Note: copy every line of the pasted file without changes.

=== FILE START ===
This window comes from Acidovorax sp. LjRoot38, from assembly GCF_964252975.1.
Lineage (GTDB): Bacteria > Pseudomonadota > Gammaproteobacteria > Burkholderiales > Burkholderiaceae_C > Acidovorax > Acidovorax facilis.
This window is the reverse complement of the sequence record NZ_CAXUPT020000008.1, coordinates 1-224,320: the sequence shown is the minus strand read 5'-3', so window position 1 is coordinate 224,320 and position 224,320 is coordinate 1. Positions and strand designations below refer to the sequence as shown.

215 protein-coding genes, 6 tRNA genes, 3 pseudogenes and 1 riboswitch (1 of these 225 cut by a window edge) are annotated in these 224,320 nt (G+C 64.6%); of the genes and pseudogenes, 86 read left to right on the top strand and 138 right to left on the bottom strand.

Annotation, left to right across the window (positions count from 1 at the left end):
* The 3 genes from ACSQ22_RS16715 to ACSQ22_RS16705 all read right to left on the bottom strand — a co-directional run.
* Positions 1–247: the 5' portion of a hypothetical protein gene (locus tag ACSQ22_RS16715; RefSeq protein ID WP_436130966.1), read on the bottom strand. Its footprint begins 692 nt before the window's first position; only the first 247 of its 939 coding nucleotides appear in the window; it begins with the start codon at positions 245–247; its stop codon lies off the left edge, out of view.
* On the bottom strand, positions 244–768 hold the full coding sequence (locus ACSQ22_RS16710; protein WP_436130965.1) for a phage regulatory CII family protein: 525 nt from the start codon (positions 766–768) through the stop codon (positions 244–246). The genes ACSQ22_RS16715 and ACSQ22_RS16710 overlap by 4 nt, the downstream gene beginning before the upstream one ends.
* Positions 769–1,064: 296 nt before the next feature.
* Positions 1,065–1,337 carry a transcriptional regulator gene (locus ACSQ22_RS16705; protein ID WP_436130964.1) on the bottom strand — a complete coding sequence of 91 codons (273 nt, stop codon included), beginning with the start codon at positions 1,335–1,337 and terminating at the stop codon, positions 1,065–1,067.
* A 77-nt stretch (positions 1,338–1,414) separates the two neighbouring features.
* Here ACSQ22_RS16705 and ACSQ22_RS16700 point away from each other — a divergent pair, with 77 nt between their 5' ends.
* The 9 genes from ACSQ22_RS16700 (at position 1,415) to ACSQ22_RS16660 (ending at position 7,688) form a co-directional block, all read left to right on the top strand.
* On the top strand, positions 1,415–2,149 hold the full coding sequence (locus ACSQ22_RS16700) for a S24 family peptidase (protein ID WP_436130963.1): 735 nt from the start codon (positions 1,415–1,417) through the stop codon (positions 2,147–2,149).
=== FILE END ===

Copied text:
This window comes from Acidovorax sp. LjRoot38, from assembly GCF_964252975.1.
Lineage (GTDB): Bacteria > Pseudomonadota > Gammaproteobacteria > Burkholderiales > Burkholderiaceae_C > Acidovorax > Acidovorax facilis.
This window is the reverse complement of the sequence record NZ_CAXUPT020000008.1, coordinates 1-224,320: the sequence shown is the minus strand read 5'-3', so window position 1 is coordinate 224,320 and position 224,320 is coordinate 1. Positions and strand designations below refer to the sequence as shown.

215 protein-coding genes, 6 tRNA genes, 3 pseudogenes and 1 riboswitch (1 of these 225 cut by a window edge) are annotated in these 224,320 nt (G+C 64.6%); of the genes and pseudogenes, 86 read left to right on the top strand and 138 right to left on the bottom strand.

Annotation, left to right across the window (positions count from 1 at the left end):
* The 3 genes from ACSQ22_RS16715 to ACSQ22_RS16705 all read right to left on the bottom strand — a co-directional run.
* Positions 1–247: the 5' portion of a hypothetical protein gene (locus tag ACSQ22_RS16715; RefSeq protein ID WP_436130966.1), read on the bottom strand. Its footprint begins 692 nt before the window's first position; only the first 247 of its 939 coding nucleotides appear in the window; it begins with the start codon at positions 245–247; its stop codon lies off the left edge, out of view.
* On the bottom strand, positions 244–768 hold the full coding sequence (locus ACSQ22_RS16710; protein WP_436130965.1) for a phage regulatory CII family protein: 525 nt from the start codon (positions 766–768) through the stop codon (positions 244–246). The genes ACSQ22_RS16715 and ACSQ22_RS16710 overlap by 4 nt, the downstream gene beginning before the upstream one ends.
* Positions 769–1,064: 296 nt before the next feature.
* Positions 1,065–1,337 carry a transcriptional regulator gene (locus ACSQ22_RS16705; protein ID WP_436130964.1) on the bottom strand — a complete coding sequence of 91 codons (273 nt, stop codon included), beginning with the start codon at positions 1,335–1,337 and terminating at the stop codon, positions 1,065–1,067.
* A 77-nt stretch (positions 1,338–1,414) separates the two neighbouring features.
* Here ACSQ22_RS16705 and ACSQ22_RS16700 point away from each other — a divergent pair, with 77 nt between their 5' ends.
* The 9 genes from ACSQ22_RS16700 (at position 1,415) to ACSQ22_RS16660 (ending at position 7,688) form a co-directional block, all read left to right on the top strand.
* On the top strand, positions 1,415–2,149 hold the full coding sequence (locus ACSQ22_RS16700) for a S24 family peptidase (protein ID WP_436130963.1): 735 nt from the start codon (positions 1,415–1,417) through the stop codon (positions 2,147–2,149).